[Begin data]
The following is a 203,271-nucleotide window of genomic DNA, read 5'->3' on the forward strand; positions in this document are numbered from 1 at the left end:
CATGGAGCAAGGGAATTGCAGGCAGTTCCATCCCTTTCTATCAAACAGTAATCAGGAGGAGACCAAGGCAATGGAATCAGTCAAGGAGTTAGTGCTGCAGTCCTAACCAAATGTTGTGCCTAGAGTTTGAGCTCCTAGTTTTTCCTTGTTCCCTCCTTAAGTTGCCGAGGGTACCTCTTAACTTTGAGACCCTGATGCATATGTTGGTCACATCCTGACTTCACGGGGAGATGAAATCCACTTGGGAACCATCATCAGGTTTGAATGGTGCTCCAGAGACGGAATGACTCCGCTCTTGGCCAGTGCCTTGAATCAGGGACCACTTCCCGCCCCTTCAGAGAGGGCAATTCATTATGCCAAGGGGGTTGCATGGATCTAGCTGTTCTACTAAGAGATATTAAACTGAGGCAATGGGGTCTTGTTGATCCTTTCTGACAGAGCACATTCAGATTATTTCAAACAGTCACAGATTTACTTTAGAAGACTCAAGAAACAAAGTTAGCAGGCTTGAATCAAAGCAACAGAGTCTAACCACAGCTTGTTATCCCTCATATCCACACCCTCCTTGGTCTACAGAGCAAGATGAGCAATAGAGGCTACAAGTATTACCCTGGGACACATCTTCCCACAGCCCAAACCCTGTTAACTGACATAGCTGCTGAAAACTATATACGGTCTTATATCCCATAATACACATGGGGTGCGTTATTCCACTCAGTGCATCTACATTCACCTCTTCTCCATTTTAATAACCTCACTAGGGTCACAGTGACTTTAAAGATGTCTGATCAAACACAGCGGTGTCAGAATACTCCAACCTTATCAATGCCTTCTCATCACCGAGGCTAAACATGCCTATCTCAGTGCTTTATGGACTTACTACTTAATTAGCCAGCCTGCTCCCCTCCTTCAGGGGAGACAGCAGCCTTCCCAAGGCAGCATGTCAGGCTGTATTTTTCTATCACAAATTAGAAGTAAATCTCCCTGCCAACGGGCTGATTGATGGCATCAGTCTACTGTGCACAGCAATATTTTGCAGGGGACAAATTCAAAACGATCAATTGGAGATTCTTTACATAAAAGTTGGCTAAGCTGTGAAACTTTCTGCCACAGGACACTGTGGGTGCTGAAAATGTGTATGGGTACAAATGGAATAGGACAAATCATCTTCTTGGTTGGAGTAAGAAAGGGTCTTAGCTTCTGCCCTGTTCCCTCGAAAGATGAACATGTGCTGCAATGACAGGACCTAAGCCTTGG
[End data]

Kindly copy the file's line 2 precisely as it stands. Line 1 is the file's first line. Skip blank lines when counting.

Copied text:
CATGGAGCAAGGGAATTGCAGGCAGTTCCATCCCTTTCTATCAAACAGTAATCAGGAGGAGACCAAGGCAATGGAATCAGTCAAGGAGTTAGTGCTGCAGTCCTAACCAAATGTTGTGCCTAGAGTTTGAGCTCCTAGTTTTTCCTTGTTCCCTCCTTAAGTTGCCGAGGGTACCTCTTAACTTTGAGACCCTGATGCATATGTTGGTCACATCCTGACTTCACGGGGAGATGAAATCCACTTGGGAACCATCATCAGGTTTGAATGGTGCTCCAGAGACGGAATGACTCCGCTCTTGGCCAGTGCCTTGAATCAGGGACCACTTCCCGCCCCTTCAGAGAGGGCAATTCATTATGCCAAGGGGGTTGCATGGATCTAGCTGTTCTACTAAGAGATATTAAACTGAGGCAATGGGGTCTTGTTGATCCTTTCTGACAGAGCACATTCAGATTATTTCAAACAGTCACAGATTTACTTTAGAAGACTCAAGAAACAAAGTTAGCAGGCTTGAATCAAAGCAACAGAGTCTAACCACAGCTTGTTATCCCTCATATCCACACCCTCCTTGGTCTACAGAGCAAGATGAGCAATAGAGGCTACAAGTATTACCCTGGGACACATCTTCCCACAGCCCAAACCCTGTTAACTGACATAGCTGCTGAAAACTATATACGGTCTTATATCCCATAATACACATGGGGTGCGTTATTCCACTCAGTGCATCTACATTCACCTCTTCTCCATTTTAATAACCTCACTAGGGTCACAGTGACTTTAAAGATGTCTGATCAAACACAGCGGTGTCAGAATACTCCAACCTTATCAATGCCTTCTCATCACCGAGGCTAAACATGCCTATCTCAGTGCTTTATGGACTTACTACTTAATTAGCCAGCCTGCTCCCCTCCTTCAGGGGAGACAGCAGCCTTCCCAAGGCAGCATGTCAGGCTGTATTTTTCTATCACAAATTAGAAGTAAATCTCCCTGCCAACGGGCTGATTGATGGCATCAGTCTACTGTGCACAGCAATATTTTGCAGGGGACAAATTCAAAACGATCAATTGGAGATTCTTTACATAAAAGTTGGCTAAGCTGTGAAACTTTCTGCCACAGGACACTGTGGGTGCTGAAAATGTGTATGGGTACAAATGGAATAGGACAAATCATCTTCTTGGTTGGAGTAAGAAAGGGTCTTAGCTTCTGCCCTGTTCCCTCGAAAGATGAACATGTGCTGCAATGACAGGACCTAAGCCTTGG